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The Climate for Philanthropists in Australia is Heating Up


Continuing our month-long focus on disaster resilience, Give2Asia’s Field Advisor in Australia, Anita Toy, shares insights on the indigenous practices that are critical to managing the region’s environmental challenges.

Australia is the planet’s sixth largest country and home to the world’s oldest continuing civilisation: Aboriginal Australians. For over 60,000 years, Aboriginal Australians have lived in balance with each other and the land, using practices like fire-stick farming to sustainably alter habitats and the species composition of regional ecosystems. Today, while Aboriginal Australians account for less than 3% of the country’s population, they manage one-fifth of its land and are among the most vulnerable to the dangers of a changing climate (Adams 2013). Their Indigenous practices, while at great risk, may be key to resolving Australia’s growing environmental crises – and international philanthropy has a role to play in empowering it.

Indigenous Approaches: The Australian Context

The Australian land is a key part of Aboriginal spiritual culture, and you cannot separate one from the other. In fact, Aboriginal lore is believed to have been developed by spirit ancestors during the dreamtime to look after the land and its people. Aboriginal Australians value a deep sense of responsibility to look after the land and Indigenous knowledge systems are structured around the balance of seasons and weather patterns passed on from their ancestors.
Indigenous burning rituals are very distinctive, both in purpose and method. The temperature is deliberate and remains low so flames never reach the canopy. The purpose of this is to bring the land alive again. Indigenous communities have historically managed the savanna regions through “fire circles” (low-intensity burning) in the early dry season to manage habitats and food resources which can help prevent uncontrolled fires later in the season.

“Since the coming of time the spirits of the skies have been painting their pictures, telling the story of changing season. They reached to the earth choosing individual vibrant colours to paint the universal giant canvas. Calculating the mathematics of day and night, of rotating cosmos with our sun, stars and the moon. Second by second in an endless equation.”

— Cut the Sky, by Edwin Lee Mulligan

After a changing period of 230 years which included the colonisation of Australia, climate change is having a profound and pervasive influence on natural processes. Australia’s water security, natural ecosystems and coastal communities are vulnerable even to relatively low rises in temperature. As the planet continues to experience climate volatility, many policymakers still don’t connect the dots linking climate change adaptation strategies to their Aboriginal people. Aboriginal communities across Australia are not engaged by policymakers to develop or apply mitigation and adaption strategies tackling climate change. These actors completely undervalue Indigenous knowledge and their expertise of the land, which lessens the impact of their new policies.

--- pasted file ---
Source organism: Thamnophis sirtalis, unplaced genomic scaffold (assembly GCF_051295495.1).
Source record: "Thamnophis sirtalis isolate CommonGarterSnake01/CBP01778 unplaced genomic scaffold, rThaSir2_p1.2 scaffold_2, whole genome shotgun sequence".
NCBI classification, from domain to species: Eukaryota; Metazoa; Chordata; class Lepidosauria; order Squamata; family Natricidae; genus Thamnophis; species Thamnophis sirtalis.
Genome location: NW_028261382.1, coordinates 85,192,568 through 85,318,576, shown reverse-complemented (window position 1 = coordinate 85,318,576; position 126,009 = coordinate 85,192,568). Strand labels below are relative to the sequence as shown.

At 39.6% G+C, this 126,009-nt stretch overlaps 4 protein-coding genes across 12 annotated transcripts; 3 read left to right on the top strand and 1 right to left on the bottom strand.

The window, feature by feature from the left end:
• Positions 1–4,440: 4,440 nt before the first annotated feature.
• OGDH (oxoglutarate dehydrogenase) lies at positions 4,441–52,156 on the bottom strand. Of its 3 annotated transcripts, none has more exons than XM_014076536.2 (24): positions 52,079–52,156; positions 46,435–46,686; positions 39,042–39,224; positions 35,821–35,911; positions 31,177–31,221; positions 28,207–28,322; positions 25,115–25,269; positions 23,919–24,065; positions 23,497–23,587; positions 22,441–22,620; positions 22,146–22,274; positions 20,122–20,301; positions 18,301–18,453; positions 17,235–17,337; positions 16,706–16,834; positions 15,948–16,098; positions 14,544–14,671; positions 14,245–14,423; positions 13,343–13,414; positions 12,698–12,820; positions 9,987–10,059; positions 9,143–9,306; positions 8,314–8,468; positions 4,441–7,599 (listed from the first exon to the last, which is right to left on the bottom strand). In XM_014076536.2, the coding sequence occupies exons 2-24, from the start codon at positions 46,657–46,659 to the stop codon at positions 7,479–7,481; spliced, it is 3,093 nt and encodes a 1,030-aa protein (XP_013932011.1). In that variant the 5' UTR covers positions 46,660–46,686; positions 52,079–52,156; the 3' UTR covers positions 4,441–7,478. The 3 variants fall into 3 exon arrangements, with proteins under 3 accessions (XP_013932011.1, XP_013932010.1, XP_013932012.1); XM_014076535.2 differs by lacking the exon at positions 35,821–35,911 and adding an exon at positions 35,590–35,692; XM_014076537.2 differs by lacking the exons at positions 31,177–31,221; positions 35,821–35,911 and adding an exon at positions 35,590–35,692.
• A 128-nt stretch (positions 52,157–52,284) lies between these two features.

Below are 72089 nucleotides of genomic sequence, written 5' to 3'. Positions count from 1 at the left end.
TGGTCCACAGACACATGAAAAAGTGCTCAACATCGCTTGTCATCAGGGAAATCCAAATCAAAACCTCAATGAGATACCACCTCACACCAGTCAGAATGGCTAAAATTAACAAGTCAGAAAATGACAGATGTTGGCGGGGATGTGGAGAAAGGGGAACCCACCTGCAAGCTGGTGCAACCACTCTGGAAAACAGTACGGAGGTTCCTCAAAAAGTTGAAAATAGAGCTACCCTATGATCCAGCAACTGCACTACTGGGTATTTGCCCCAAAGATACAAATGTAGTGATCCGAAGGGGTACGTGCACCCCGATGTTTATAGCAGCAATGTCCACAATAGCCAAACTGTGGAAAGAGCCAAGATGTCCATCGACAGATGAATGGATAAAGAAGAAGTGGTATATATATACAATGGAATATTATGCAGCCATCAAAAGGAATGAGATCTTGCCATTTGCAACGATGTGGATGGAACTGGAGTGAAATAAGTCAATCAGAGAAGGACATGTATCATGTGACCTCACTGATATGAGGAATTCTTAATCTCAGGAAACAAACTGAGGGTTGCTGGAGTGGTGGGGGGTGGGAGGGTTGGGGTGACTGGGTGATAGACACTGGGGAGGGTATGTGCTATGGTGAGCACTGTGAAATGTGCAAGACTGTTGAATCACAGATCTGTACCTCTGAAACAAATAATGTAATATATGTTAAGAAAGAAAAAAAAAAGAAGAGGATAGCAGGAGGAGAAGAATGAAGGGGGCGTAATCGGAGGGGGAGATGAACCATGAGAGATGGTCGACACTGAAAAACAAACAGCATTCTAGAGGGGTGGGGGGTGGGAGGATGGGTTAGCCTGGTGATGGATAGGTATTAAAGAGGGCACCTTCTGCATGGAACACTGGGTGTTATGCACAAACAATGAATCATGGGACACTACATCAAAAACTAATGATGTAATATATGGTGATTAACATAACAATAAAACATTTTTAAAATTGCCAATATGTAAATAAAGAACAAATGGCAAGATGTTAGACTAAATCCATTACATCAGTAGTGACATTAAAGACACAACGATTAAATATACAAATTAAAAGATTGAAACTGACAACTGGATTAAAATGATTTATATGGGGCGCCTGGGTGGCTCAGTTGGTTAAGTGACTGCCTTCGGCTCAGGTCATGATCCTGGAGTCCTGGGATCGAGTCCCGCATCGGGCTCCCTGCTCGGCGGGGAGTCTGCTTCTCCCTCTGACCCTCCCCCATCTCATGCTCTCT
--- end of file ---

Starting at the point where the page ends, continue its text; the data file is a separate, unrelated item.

This is true despite the fact that in recent years, scientists have recognised the importance of Indigenous landscape fire management and its application to reducing greenhouse gas emissions. The West Arnhem Land Fire Abatement project, for example, was developed to provide a suite of ecosystem services through prescribed burning of savannas, generating revenue by providing offsets to the regional energy industry.
The absence of these knowledge systems in policymaking itself is a great flaw in the current Australian system.

The Role of Philanthropy

International philanthropy has a big role to play in educating people and governments about Indigenous knowledge systems and the ways that it can help address the problems of climate change. Some ways in which philanthropists can do this include:

  • Supporting research on Indigenous adaptation strategies
  • Funding initiatives which engage young Indigenous people on climate change to take charge, rethink the world and solve problems
  • Backing strong leaders who can collaborate and invoke change across business leaders and government
  • Supporting organisations seeking to implement systemic change at a local level with a global view
  • Resourcing community and non-profit organisations to increase their effectiveness and impact through activities that build capacity across climate change

There is a real opportunity for philanthropist in Australia to contribute to the national response to climate change highlighted in the United Nations COP21 Paris Agreement on climate.
Supporting organisations like Give2Asia is a trustworthy method of ensuring that local practices are implemented in the development projects funded by international philanthropy. Now is the time to step in and create opportunities for thought leaders to provoke traditional thinking and influence policy makers. Together we can collaborate to create a safer, healthier environment for all.


This post is part of a month-long spotlight on disaster resilience.
Learn more and explore the other programming from this feature on the disaster resilience resource page.

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